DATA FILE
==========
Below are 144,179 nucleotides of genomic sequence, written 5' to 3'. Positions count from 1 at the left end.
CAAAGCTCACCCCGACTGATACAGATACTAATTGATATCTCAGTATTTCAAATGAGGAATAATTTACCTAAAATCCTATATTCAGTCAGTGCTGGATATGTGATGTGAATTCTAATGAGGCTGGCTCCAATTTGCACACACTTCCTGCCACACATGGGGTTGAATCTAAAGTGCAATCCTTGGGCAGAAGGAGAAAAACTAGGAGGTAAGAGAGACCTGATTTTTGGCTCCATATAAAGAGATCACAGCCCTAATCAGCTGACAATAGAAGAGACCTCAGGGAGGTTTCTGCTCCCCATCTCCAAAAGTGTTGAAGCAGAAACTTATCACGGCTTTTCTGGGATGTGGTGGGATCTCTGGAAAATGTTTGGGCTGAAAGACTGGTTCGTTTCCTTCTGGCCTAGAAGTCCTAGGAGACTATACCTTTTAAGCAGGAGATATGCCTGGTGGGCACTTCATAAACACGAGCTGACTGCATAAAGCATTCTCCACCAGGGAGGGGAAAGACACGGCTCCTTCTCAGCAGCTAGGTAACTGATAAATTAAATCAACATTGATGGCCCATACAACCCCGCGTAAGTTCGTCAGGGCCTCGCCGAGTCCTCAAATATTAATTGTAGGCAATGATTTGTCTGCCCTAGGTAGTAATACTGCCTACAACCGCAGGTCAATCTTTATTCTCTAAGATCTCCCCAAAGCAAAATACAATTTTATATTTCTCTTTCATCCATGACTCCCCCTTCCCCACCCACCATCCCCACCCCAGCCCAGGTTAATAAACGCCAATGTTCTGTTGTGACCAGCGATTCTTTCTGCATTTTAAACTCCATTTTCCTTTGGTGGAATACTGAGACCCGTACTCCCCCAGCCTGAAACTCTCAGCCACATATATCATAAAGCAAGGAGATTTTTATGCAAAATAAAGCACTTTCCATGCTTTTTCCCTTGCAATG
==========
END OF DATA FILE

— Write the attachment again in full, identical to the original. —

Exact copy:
Below are 144,179 nucleotides of genomic sequence, written 5' to 3'. Positions count from 1 at the left end.
CAAAGCTCACCCCGACTGATACAGATACTAATTGATATCTCAGTATTTCAAATGAGGAATAATTTACCTAAAATCCTATATTCAGTCAGTGCTGGATATGTGATGTGAATTCTAATGAGGCTGGCTCCAATTTGCACACACTTCCTGCCACACATGGGGTTGAATCTAAAGTGCAATCCTTGGGCAGAAGGAGAAAAACTAGGAGGTAAGAGAGACCTGATTTTTGGCTCCATATAAAGAGATCACAGCCCTAATCAGCTGACAATAGAAGAGACCTCAGGGAGGTTTCTGCTCCCCATCTCCAAAAGTGTTGAAGCAGAAACTTATCACGGCTTTTCTGGGATGTGGTGGGATCTCTGGAAAATGTTTGGGCTGAAAGACTGGTTCGTTTCCTTCTGGCCTAGAAGTCCTAGGAGACTATACCTTTTAAGCAGGAGATATGCCTGGTGGGCACTTCATAAACACGAGCTGACTGCATAAAGCATTCTCCACCAGGGAGGGGAAAGACACGGCTCCTTCTCAGCAGCTAGGTAACTGATAAATTAAATCAACATTGATGGCCCATACAACCCCGCGTAAGTTCGTCAGGGCCTCGCCGAGTCCTCAAATATTAATTGTAGGCAATGATTTGTCTGCCCTAGGTAGTAATACTGCCTACAACCGCAGGTCAATCTTTATTCTCTAAGATCTCCCCAAAGCAAAATACAATTTTATATTTCTCTTTCATCCATGACTCCCCCTTCCCCACCCACCATCCCCACCCCAGCCCAGGTTAATAAACGCCAATGTTCTGTTGTGACCAGCGATTCTTTCTGCATTTTAAACTCCATTTTCCTTTGGTGGAATACTGAGACCCGTACTCCCCCAGCCTGAAACTCTCAGCCACATATATCATAAAGCAAGGAGATTTTTATGCAAAATAAAGCACTTTCCATGCTTTTTCCCTTGCAATG